Thursday, January 31, 2013

Leaping into the Canopy

Who says kids are the only ones who can have fun romping in the trees?  Zip lines, sky bridges, rappels and a stunning blue-bird day made for an exhilarating day to play on the Bretton Woods Canopy Tour for Outdoor Mom and Dad.

Since our kids are nowhere near the 90-pound and 12-year-old minimum requirement of the tour, they instead got to enjoy a fun morning with other eager little skiers at Hobbits Ski and Snowboard School and the Ski and Snowplay Program.

At the Canopy Tour building just outside the Bretton Woods base lodge, we met Heather McKendry, Canopy Tour Director,  and guide Bobby Wisnouckas.  Despite the bitter cold snap we were in, they cheerfully geared us up with harnesses, gloves, and helmets for our winter thrill ride through the trees, and assured us that they'd be taking care of all the straps and buckles, ensuring all of the equipment was properly placed.
We wore Yaktrax over our boots for additional traction on ice and snow.

Outdoor Dad, Matt and one of our fellow zippers, Eric, all geared and ready to get on the lift.

Despite the odd feeling that I was missing something (my skis) on the chairlift ride up to the top of the Bethlehem Express Quad, I soon forgot about my usual routine at the ski area as we walked over to the deck of the Latitude 44 Restaurant to take in the crystal-clear view of Mt. Washington.  The thermometer there read -7 degrees, which wasn't taking into account the wind chill, but we were all dressed appropriately.  There is one benefit to super-cold days like this: not a cloud in the sky and the view of the surrounding Presidential Mountains is so vivid it feels as if you could reach out and touch them.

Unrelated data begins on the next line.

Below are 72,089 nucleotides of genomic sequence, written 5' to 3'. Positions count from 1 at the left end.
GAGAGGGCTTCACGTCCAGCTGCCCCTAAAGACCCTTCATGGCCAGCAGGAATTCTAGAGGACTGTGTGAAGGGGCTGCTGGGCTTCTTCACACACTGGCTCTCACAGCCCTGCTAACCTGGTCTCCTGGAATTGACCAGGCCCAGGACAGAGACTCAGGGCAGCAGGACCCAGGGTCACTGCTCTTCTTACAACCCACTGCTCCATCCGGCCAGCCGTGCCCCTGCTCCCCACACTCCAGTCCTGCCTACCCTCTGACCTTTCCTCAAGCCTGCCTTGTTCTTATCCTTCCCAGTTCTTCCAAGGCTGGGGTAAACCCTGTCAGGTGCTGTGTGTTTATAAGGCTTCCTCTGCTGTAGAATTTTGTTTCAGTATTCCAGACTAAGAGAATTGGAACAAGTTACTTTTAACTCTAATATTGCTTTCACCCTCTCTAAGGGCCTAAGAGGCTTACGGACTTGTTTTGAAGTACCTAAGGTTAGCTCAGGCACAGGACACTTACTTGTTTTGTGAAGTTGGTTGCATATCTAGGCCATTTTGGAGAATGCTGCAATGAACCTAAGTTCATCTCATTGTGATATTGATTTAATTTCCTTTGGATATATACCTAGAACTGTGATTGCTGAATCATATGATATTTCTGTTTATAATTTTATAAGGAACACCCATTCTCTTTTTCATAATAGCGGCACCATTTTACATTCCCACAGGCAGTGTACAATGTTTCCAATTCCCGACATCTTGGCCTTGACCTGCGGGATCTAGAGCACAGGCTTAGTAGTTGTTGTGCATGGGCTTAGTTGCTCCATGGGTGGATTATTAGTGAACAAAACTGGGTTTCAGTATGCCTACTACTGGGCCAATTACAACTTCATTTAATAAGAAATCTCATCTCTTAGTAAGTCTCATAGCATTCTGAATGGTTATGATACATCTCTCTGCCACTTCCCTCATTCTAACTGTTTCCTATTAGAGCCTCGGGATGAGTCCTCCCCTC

The tour included some great tidbits of cultural and ecological information about the area, including the fact that moose grow and then shed a new rack every year, and the health of a male's rack is an indicator of breeding appeal to female moose.

At "ground school" each of us got an opportunity to practice the skills we would need to zip safely.  We kept both hands on top of the cam that travels the length of the cable, and in the event that we needed to break before reaching the other side, Heather would make hand signals to slow and brake, and we would use one flat hand to apply a little pressure on the lower cable.  In the event that we didn't zip fast enough to make it to the other side, we could turn and face backwards to reign ourselves in.

I quickly gleaned one of the benefits of only having a maximum of six participants with our two guides: in this cold weather, no one wanted to stand around for very long.  Heather deftly clipped each of our safety carabiners from the line on the platform to the line on the zip and popped cams on and off seemingly from wrote memory.

Although I knew that this canopy tour has brought smiles to numerous people since it's inception in 2008, and that you don't need to have any special outdoor skills to join the tour, so our safety is all but guaranteed, I still felt a rush of adrenaline as I started off on my first zip.  Standing on a platform high in the air and just pushing myself off into thin air took a literal and figurative leap of faith.  I loved it.